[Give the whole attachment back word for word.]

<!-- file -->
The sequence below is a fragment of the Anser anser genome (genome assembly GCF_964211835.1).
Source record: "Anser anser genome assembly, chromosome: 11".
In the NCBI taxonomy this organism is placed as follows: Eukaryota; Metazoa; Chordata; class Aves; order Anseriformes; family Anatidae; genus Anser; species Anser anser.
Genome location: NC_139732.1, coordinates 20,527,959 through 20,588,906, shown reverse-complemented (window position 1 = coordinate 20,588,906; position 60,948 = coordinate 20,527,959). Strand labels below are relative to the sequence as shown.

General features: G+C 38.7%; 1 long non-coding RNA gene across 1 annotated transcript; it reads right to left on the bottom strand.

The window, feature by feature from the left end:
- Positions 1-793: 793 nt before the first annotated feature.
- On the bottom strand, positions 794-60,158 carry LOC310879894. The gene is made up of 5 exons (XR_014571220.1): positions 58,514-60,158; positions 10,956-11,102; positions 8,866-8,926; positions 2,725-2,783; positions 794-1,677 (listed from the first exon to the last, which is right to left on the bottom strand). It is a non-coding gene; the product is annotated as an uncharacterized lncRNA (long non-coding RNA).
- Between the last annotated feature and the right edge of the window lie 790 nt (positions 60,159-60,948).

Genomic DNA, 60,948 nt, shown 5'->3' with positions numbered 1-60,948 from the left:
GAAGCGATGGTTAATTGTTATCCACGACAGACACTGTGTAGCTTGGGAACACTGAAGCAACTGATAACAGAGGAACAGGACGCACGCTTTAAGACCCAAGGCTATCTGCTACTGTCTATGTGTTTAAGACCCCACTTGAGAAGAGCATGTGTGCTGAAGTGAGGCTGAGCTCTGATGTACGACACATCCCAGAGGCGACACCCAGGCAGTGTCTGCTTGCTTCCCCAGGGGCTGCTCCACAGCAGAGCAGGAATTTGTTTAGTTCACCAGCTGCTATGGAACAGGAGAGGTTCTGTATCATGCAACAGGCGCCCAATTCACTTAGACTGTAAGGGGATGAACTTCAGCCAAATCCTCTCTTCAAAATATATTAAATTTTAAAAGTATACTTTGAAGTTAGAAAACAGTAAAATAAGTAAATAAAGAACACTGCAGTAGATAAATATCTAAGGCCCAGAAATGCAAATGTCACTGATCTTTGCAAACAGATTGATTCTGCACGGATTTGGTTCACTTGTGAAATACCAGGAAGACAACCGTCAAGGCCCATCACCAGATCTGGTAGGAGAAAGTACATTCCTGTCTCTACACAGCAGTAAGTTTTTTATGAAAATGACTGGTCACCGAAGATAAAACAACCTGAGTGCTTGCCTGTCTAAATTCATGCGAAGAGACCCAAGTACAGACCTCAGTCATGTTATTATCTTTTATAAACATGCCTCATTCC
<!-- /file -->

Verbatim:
The sequence below is a fragment of the Anser anser genome (genome assembly GCF_964211835.1).
Source record: "Anser anser genome assembly, chromosome: 11".
In the NCBI taxonomy this organism is placed as follows: Eukaryota; Metazoa; Chordata; class Aves; order Anseriformes; family Anatidae; genus Anser; species Anser anser.
Genome location: NC_139732.1, coordinates 20,527,959 through 20,588,906, shown reverse-complemented (window position 1 = coordinate 20,588,906; position 60,948 = coordinate 20,527,959). Strand labels below are relative to the sequence as shown.

General features: G+C 38.7%; 1 long non-coding RNA gene across 1 annotated transcript; it reads right to left on the bottom strand.

The window, feature by feature from the left end:
- Positions 1-793: 793 nt before the first annotated feature.
- On the bottom strand, positions 794-60,158 carry LOC310879894. The gene is made up of 5 exons (XR_014571220.1): positions 58,514-60,158; positions 10,956-11,102; positions 8,866-8,926; positions 2,725-2,783; positions 794-1,677 (listed from the first exon to the last, which is right to left on the bottom strand). It is a non-coding gene; the product is annotated as an uncharacterized lncRNA (long non-coding RNA).
- Between the last annotated feature and the right edge of the window lie 790 nt (positions 60,159-60,948).

Genomic DNA, 60,948 nt, shown 5'->3' with positions numbered 1-60,948 from the left:
GAAGCGATGGTTAATTGTTATCCACGACAGACACTGTGTAGCTTGGGAACACTGAAGCAACTGATAACAGAGGAACAGGACGCACGCTTTAAGACCCAAGGCTATCTGCTACTGTCTATGTGTTTAAGACCCCACTTGAGAAGAGCATGTGTGCTGAAGTGAGGCTGAGCTCTGATGTACGACACATCCCAGAGGCGACACCCAGGCAGTGTCTGCTTGCTTCCCCAGGGGCTGCTCCACAGCAGAGCAGGAATTTGTTTAGTTCACCAGCTGCTATGGAACAGGAGAGGTTCTGTATCATGCAACAGGCGCCCAATTCACTTAGACTGTAAGGGGATGAACTTCAGCCAAATCCTCTCTTCAAAATATATTAAATTTTAAAAGTATACTTTGAAGTTAGAAAACAGTAAAATAAGTAAATAAAGAACACTGCAGTAGATAAATATCTAAGGCCCAGAAATGCAAATGTCACTGATCTTTGCAAACAGATTGATTCTGCACGGATTTGGTTCACTTGTGAAATACCAGGAAGACAACCGTCAAGGCCCATCACCAGATCTGGTAGGAGAAAGTACATTCCTGTCTCTACACAGCAGTAAGTTTTTTATGAAAATGACTGGTCACCGAAGATAAAACAACCTGAGTGCTTGCCTGTCTAAATTCATGCGAAGAGACCCAAGTACAGACCTCAGTCATGTTATTATCTTTTATAAACATGCCTCATTCC